MARNIE is a beautiful, frigid, psyche-scarred kleptomaniac who presents an erotic challenge and mental puzzle to her millionaire bachelor employer. Her traumas and their relationship constitute the story in this intriguing psychological character study, a delve into obsession and compulsion given a mystery bent from the magic wand of director-producer Alfred Hitchcock.
Upon its release in 1964, it was jumped by reviewers as being sub-par for Hitch, but its reputation has been elevated in the light that even grade-B Alfred beats grade-A offerings from most pups who seek to emulate him.
Critics at the time raked her over the coals, but they were all wet: Tippi Hedren does an exemplary job of shading iciness and compulsion with hurt and panic. Hired after Hitchcock saw footage from Dr. No, Sean Connery as usual commands almost every scene he’s in with the magnetic assurance that was his trademark. Diane Baker, by this time already relegated to “the other girl” status, has some good moments (plus she never looked better), and Louise Latham plays Marnie’s damaged mother to effect: her film debut, she was just eight years older than ‘daughter’ Hedren.
Giving the 130 unhurried minutes a lushly haunting underpinning is another great soundtrack from Bernard Herrmann, in his last collaboration with the mood-precise director, whose tension-torqueing visions he’d complemented and enhanced in a slew of classics.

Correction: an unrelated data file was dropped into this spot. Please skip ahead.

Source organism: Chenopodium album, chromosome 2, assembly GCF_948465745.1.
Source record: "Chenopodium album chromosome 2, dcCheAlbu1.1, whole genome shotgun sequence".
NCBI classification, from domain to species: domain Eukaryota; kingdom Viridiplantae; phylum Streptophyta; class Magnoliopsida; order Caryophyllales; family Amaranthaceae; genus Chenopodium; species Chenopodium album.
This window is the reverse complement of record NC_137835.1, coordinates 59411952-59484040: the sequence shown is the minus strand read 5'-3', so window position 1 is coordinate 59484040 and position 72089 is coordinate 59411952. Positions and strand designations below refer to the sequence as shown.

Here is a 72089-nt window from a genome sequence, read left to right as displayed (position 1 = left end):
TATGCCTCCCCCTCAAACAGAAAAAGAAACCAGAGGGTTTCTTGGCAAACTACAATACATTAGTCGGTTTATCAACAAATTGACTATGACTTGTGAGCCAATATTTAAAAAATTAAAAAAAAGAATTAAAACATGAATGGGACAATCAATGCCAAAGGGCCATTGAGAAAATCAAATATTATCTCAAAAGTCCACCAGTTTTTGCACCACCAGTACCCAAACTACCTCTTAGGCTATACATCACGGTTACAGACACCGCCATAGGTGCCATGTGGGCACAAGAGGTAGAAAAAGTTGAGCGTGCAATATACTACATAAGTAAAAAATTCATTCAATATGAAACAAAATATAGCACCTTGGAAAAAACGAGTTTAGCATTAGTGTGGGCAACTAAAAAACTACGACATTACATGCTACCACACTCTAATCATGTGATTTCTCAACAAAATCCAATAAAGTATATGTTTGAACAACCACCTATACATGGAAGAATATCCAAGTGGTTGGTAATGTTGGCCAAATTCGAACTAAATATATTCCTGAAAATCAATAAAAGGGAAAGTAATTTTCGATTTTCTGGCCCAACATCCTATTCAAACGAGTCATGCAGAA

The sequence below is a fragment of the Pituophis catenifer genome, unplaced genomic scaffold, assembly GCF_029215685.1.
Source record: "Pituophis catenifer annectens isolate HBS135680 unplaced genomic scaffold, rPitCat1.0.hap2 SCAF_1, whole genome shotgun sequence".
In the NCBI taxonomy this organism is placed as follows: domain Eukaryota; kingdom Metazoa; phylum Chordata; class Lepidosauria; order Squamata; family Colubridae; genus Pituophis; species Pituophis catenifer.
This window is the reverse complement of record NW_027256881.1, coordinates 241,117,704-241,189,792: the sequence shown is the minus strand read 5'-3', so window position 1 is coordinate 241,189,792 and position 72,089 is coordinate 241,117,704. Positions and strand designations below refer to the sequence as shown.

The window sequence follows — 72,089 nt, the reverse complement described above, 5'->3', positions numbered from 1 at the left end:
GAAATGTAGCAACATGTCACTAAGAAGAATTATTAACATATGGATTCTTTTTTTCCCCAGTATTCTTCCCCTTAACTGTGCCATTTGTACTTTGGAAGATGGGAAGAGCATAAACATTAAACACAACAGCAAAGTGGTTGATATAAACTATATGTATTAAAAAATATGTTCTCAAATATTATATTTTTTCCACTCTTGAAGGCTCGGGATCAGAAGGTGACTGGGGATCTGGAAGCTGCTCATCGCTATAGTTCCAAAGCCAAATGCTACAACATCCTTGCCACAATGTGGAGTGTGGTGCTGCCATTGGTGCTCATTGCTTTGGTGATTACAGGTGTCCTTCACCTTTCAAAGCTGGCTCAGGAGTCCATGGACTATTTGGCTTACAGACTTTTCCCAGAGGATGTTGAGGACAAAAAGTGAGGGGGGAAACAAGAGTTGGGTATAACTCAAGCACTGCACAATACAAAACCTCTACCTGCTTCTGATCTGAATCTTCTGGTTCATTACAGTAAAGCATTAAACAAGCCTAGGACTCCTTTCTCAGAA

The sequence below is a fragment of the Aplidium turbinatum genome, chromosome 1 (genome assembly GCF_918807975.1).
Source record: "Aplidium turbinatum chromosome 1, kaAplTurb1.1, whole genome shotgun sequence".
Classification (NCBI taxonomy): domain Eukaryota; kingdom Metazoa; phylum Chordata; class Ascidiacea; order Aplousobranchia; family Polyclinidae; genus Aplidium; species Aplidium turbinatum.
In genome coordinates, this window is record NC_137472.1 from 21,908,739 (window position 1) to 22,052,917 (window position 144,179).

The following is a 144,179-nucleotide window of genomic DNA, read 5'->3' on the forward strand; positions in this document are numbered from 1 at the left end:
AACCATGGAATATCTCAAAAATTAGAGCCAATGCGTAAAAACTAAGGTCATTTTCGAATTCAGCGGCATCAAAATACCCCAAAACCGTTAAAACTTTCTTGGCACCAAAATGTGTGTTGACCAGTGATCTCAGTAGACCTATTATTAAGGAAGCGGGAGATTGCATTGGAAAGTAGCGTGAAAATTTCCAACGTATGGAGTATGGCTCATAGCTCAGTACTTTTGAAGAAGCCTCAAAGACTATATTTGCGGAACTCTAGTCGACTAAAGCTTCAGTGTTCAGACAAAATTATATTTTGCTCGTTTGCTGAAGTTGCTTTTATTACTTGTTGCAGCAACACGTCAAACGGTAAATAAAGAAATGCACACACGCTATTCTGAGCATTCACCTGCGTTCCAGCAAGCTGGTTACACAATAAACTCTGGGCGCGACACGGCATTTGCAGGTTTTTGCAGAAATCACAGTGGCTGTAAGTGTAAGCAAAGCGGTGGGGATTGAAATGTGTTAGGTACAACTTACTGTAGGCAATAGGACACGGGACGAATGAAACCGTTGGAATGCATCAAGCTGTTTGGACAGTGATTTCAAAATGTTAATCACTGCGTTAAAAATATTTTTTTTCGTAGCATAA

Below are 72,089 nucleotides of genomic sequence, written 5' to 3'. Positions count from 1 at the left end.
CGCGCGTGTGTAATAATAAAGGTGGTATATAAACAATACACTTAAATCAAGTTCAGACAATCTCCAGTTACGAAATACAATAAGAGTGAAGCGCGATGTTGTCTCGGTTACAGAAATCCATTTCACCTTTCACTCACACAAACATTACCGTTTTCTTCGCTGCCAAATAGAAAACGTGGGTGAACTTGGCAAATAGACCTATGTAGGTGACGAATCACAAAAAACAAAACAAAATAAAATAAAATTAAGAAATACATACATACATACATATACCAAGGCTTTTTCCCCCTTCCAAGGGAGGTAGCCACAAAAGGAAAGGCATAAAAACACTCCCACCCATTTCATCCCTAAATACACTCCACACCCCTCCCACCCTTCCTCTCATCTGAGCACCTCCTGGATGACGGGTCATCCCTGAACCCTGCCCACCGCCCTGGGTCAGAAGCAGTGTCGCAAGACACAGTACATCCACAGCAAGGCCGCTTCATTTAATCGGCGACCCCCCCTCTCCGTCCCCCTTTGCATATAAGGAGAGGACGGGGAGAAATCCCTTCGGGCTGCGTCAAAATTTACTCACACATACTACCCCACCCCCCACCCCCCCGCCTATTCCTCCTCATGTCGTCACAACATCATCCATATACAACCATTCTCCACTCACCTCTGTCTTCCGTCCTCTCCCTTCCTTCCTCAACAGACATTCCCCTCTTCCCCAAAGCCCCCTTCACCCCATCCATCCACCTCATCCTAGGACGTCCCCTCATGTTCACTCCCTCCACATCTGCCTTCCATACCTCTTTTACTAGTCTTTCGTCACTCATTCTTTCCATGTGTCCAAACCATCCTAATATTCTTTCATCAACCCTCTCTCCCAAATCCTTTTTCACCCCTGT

Two hours and ten minutes does push the unlikely scenario a good ten too far, and some of the process photography and several of the set backdrops are jarringly phony (thank Universal’s legendary cheapness with a buck and Hitchcock making some impressionistic choices that weren’t in step with the time. Several of the horse-riding shots badly backfire. But generally Robert Burks’ camera skill and use of color is striking; the story and actors interesting enough you won’t much begrudge the occasional sloppiness. Jay Presson Allen wrote her script after starts from Joseph Stefano and Evan Hunter, based on the novel by Winston Graham.
This maligned suspenser marked the end of Hitchcock’s grand run (the following Torn Curtain and Topaz were letdowns), and along with being composer Herrmann’s seventh and final work for the director, it was the last of twelve from cameraman Burks, and the final assignment for Hitchcock’s favorite editor, George Tomasini (who died later that same year).
With assist from Martin Gabel, Alan Napier, Milton Selzer, Mariette Hartley, and Bruce Dern. Quick eyes will spot Rupert Crosse, as a janitor, years before his score in The Reivers. At a cost of $3,000,000, it brought in $7,860,000 in America, landing on spot #30 for the year.